As a tenant, it is important to understand the type of lease structure the landlord is proposing and how it will impact your bottom line. There are 3 primary types of leases – Gross, Full Service and Net – as well as modified versions of each.
Gross Lease. A lease in which the tenant pays a flat sum for rent out of which the landlord must pay all expenses such as taxes, insurance, maintenance, utilities, etc.
Under this lease structure, all the tenant is responsible paying for is their stated rental rate, all other expenses are borne by the landlord.
Under this lease structure, the tenant pays the base rent in the first year, but then also is responsible for reimbursing the landlord for any costs over a Base Year or a predetermined Expense Stop. To learn more about base year and expense stops, take a look at our post What the Heck is an Expense Stop?!.
Variations of the Gross or Full Service lease
Sub-variants of Gross (i.e. a “Modified Gross” lease) or Full Service Leases will feature much of the same structure outlined above, but have one or more expense items which are excluded from the clause. For instance, an industrial Modified Gross lease could require that the tenant pay for utilities and/or real estate taxes in addition to their Base Rent.
Net Lease. Indicates a lease in which the stated rent excludes the insurance, utilities, operating expenses and real estate taxes for the building. The tenant is then responsible for the payment of some (or all) of these costs either directly or as Additional Rent.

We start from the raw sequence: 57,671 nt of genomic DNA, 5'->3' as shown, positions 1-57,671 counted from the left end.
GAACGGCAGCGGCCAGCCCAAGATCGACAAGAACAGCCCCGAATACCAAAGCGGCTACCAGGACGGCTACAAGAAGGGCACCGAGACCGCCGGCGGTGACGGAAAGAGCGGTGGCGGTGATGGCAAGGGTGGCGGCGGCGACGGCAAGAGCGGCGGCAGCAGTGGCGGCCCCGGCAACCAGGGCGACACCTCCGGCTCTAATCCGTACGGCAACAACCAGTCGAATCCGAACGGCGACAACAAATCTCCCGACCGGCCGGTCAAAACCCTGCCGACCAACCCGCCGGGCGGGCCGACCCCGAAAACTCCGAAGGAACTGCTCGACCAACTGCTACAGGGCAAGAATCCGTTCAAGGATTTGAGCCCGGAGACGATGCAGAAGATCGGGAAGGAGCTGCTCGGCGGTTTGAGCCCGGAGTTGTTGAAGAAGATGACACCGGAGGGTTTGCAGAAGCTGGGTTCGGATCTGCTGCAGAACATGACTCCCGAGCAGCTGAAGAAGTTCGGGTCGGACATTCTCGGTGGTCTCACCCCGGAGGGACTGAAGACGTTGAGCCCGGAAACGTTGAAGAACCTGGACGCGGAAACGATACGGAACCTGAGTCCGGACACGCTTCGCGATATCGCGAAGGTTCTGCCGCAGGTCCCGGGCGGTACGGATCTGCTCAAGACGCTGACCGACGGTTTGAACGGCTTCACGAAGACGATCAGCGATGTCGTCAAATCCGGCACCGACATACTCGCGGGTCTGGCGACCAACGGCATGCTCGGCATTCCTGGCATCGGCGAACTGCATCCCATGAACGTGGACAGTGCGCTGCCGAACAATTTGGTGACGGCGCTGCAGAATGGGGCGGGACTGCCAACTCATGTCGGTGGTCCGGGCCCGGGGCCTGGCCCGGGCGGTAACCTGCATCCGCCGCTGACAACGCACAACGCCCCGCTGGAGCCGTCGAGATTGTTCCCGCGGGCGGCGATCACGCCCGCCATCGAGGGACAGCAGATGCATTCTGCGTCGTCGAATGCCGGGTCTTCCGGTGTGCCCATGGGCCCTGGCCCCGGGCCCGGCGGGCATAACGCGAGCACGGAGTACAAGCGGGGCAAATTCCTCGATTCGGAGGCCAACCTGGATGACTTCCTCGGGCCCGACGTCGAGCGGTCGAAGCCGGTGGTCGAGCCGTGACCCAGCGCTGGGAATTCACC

Under this lease structure, the tenant is responsible for paying their Base Rent, as well as certain operating expenses and real estate taxes.
Variations of the Net lease
Sub-variants of the Net Lease structure include Modified Net, Double Net or Triple Net.
Modified Net and Double Net are instances where most operating expenses are paid directly by or reimbursed by (an expense “Pass Throughs“) the Tenant. For example, the tenant could be responsible for their own utilities and reimbursing the landlord for Common Area Maintenance (“CAM”), but the landlord is solely responsible for paying the real estate tax bill.
Under a Triple Net or NNN Lease, the tenant is responsible for paying and/or reimbursing the landlord for all operating expenses and real estate taxes. Capital expenditures (i.e. expenses which are required to be depreciated over a period of greater than 12 months) are usually excluded from the property’s operating costs, but it depends on how the lease defines capital expenditures.
A fourth, less common lease structure is a Percentage Rent structure whereby the rental payment is based upon a percentage of the tenant’s sales volume. This lease structure is usually used in retail environments. Percentage rent can be used in tandem with a lease structure above, whereby the tenant pays Base Rent and a percentage of sales.
Understanding exactly what your lease’s structure is an important variable in determining the most cost effective lease proposal. LeaseMatrix can help you compare lease of all types – Gross vs. Full Service vs. Net – quickly and easily.